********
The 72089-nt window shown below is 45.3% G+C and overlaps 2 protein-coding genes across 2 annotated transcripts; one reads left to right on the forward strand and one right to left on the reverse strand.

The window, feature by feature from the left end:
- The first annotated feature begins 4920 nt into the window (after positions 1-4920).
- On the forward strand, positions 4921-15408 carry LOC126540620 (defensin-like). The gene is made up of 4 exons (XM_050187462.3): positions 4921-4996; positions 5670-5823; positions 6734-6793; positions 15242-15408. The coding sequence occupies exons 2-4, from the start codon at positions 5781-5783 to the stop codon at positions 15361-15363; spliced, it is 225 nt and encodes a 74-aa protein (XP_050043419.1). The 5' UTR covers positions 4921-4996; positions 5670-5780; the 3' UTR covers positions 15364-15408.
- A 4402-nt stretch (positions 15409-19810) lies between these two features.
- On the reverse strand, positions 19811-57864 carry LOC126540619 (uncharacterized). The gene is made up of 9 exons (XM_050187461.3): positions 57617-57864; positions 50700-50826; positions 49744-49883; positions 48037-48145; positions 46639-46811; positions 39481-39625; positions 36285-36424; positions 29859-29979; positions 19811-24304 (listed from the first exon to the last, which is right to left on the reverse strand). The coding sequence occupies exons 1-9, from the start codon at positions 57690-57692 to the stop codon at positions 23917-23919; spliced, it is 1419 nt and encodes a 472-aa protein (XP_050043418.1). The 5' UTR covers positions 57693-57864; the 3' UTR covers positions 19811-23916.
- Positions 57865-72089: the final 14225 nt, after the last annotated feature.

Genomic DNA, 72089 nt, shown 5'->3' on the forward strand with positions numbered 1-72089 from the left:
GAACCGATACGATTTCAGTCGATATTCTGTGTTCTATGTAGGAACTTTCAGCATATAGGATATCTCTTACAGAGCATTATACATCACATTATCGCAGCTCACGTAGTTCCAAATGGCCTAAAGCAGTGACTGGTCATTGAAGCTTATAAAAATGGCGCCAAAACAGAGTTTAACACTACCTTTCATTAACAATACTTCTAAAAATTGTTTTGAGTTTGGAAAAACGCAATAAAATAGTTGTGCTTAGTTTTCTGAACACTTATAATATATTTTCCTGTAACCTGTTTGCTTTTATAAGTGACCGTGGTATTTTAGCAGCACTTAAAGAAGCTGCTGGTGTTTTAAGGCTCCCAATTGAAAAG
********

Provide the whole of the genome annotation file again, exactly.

The 72089-nt window shown below is 45.3% G+C and overlaps 2 protein-coding genes across 2 annotated transcripts; one reads left to right on the forward strand and one right to left on the reverse strand.

The window, feature by feature from the left end:
- The first annotated feature begins 4920 nt into the window (after positions 1-4920).
- On the forward strand, positions 4921-15408 carry LOC126540620 (defensin-like). The gene is made up of 4 exons (XM_050187462.3): positions 4921-4996; positions 5670-5823; positions 6734-6793; positions 15242-15408. The coding sequence occupies exons 2-4, from the start codon at positions 5781-5783 to the stop codon at positions 15361-15363; spliced, it is 225 nt and encodes a 74-aa protein (XP_050043419.1). The 5' UTR covers positions 4921-4996; positions 5670-5780; the 3' UTR covers positions 15364-15408.
- A 4402-nt stretch (positions 15409-19810) lies between these two features.
- On the reverse strand, positions 19811-57864 carry LOC126540619 (uncharacterized). The gene is made up of 9 exons (XM_050187461.3): positions 57617-57864; positions 50700-50826; positions 49744-49883; positions 48037-48145; positions 46639-46811; positions 39481-39625; positions 36285-36424; positions 29859-29979; positions 19811-24304 (listed from the first exon to the last, which is right to left on the reverse strand). The coding sequence occupies exons 1-9, from the start codon at positions 57690-57692 to the stop codon at positions 23917-23919; spliced, it is 1419 nt and encodes a 472-aa protein (XP_050043418.1). The 5' UTR covers positions 57693-57864; the 3' UTR covers positions 19811-23916.
- Positions 57865-72089: the final 14225 nt, after the last annotated feature.

Genomic DNA, 72089 nt, shown 5'->3' on the forward strand with positions numbered 1-72089 from the left:
GAACCGATACGATTTCAGTCGATATTCTGTGTTCTATGTAGGAACTTTCAGCATATAGGATATCTCTTACAGAGCATTATACATCACATTATCGCAGCTCACGTAGTTCCAAATGGCCTAAAGCAGTGACTGGTCATTGAAGCTTATAAAAATGGCGCCAAAACAGAGTTTAACACTACCTTTCATTAACAATACTTCTAAAAATTGTTTTGAGTTTGGAAAAACGCAATAAAATAGTTGTGCTTAGTTTTCTGAACACTTATAATATATTTTCCTGTAACCTGTTTGCTTTTATAAGTGACCGTGGTATTTTAGCAGCACTTAAAGAAGCTGCTGGTGTTTTAAGGCTCCCAATTGAAAAG